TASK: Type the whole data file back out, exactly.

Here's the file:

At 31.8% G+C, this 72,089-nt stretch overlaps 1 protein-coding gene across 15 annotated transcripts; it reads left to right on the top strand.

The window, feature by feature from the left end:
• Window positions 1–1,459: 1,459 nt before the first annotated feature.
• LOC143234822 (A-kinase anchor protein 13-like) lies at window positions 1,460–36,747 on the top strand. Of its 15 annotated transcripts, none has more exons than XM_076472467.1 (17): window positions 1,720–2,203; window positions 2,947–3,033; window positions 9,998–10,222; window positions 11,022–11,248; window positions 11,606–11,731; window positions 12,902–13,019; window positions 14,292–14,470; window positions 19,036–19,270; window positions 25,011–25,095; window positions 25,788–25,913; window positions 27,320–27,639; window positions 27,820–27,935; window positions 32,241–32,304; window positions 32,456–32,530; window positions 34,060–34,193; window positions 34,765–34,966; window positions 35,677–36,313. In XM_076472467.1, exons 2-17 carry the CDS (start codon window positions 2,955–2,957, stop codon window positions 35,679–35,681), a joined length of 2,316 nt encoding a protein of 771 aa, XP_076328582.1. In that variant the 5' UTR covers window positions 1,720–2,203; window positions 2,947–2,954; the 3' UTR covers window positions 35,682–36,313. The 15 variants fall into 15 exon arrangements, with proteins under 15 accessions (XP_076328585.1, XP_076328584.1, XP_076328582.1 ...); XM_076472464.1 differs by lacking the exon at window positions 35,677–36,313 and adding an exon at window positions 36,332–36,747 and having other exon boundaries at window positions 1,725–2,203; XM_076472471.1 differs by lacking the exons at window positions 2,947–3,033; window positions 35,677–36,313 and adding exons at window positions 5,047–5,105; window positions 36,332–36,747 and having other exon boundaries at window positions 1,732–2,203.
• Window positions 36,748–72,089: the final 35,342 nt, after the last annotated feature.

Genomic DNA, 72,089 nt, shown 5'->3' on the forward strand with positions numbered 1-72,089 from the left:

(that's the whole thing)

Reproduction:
At 31.8% G+C, this 72,089-nt stretch overlaps 1 protein-coding gene across 15 annotated transcripts; it reads left to right on the top strand.

The window, feature by feature from the left end:
• Window positions 1–1,459: 1,459 nt before the first annotated feature.
• LOC143234822 (A-kinase anchor protein 13-like) lies at window positions 1,460–36,747 on the top strand. Of its 15 annotated transcripts, none has more exons than XM_076472467.1 (17): window positions 1,720–2,203; window positions 2,947–3,033; window positions 9,998–10,222; window positions 11,022–11,248; window positions 11,606–11,731; window positions 12,902–13,019; window positions 14,292–14,470; window positions 19,036–19,270; window positions 25,011–25,095; window positions 25,788–25,913; window positions 27,320–27,639; window positions 27,820–27,935; window positions 32,241–32,304; window positions 32,456–32,530; window positions 34,060–34,193; window positions 34,765–34,966; window positions 35,677–36,313. In XM_076472467.1, exons 2-17 carry the CDS (start codon window positions 2,955–2,957, stop codon window positions 35,679–35,681), a joined length of 2,316 nt encoding a protein of 771 aa, XP_076328582.1. In that variant the 5' UTR covers window positions 1,720–2,203; window positions 2,947–2,954; the 3' UTR covers window positions 35,682–36,313. The 15 variants fall into 15 exon arrangements, with proteins under 15 accessions (XP_076328585.1, XP_076328584.1, XP_076328582.1 ...); XM_076472464.1 differs by lacking the exon at window positions 35,677–36,313 and adding an exon at window positions 36,332–36,747 and having other exon boundaries at window positions 1,725–2,203; XM_076472471.1 differs by lacking the exons at window positions 2,947–3,033; window positions 35,677–36,313 and adding exons at window positions 5,047–5,105; window positions 36,332–36,747 and having other exon boundaries at window positions 1,732–2,203.
• Window positions 36,748–72,089: the final 35,342 nt, after the last annotated feature.

Genomic DNA, 72,089 nt, shown 5'->3' on the forward strand with positions numbered 1-72,089 from the left: